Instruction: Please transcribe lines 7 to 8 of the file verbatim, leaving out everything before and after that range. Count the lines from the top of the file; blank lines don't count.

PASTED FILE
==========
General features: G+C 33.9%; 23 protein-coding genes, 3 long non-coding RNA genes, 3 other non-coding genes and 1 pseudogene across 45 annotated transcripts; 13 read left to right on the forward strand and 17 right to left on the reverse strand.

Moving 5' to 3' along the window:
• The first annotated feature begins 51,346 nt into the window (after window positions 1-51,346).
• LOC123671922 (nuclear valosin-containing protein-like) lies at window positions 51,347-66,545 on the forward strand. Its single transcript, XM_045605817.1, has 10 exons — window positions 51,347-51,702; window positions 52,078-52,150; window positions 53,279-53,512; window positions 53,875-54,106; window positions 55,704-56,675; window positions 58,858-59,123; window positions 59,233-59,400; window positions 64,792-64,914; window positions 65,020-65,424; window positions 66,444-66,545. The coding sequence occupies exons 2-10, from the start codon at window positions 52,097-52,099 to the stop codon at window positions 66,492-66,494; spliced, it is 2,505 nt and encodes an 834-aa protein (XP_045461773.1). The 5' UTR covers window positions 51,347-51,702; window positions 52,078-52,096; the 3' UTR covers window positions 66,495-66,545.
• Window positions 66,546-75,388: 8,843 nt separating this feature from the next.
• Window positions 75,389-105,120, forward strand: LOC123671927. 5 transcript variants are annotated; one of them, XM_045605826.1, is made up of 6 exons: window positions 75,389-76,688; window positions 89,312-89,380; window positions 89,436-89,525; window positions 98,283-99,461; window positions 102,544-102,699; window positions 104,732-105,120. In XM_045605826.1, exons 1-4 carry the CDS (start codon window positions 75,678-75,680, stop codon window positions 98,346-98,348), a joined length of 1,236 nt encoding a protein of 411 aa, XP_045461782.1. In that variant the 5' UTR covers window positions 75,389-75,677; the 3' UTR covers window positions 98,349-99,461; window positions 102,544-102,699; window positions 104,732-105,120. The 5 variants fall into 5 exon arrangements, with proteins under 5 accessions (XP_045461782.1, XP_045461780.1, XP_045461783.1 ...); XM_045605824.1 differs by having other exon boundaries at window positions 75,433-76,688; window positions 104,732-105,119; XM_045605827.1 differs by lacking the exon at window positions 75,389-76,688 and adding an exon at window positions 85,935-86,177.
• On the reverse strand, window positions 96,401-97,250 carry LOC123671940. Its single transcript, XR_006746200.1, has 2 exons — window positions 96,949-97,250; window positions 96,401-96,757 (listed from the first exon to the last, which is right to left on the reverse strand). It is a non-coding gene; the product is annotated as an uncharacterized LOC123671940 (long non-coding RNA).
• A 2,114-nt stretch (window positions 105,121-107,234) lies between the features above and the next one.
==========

• On the reverse strand, window positions 96,401-97,250 carry LOC123671940. Its single transcript, XR_006746200.1, has 2 exons — window positions 96,949-97,250; window positions 96,401-96,757 (listed from the first exon to the last, which is right to left on the reverse strand). It is a non-coding gene; the product is annotated as an uncharacterized LOC123671940 (long non-coding RNA).
• A 2,114-nt stretch (window positions 105,121-107,234) lies between the features above and the next one.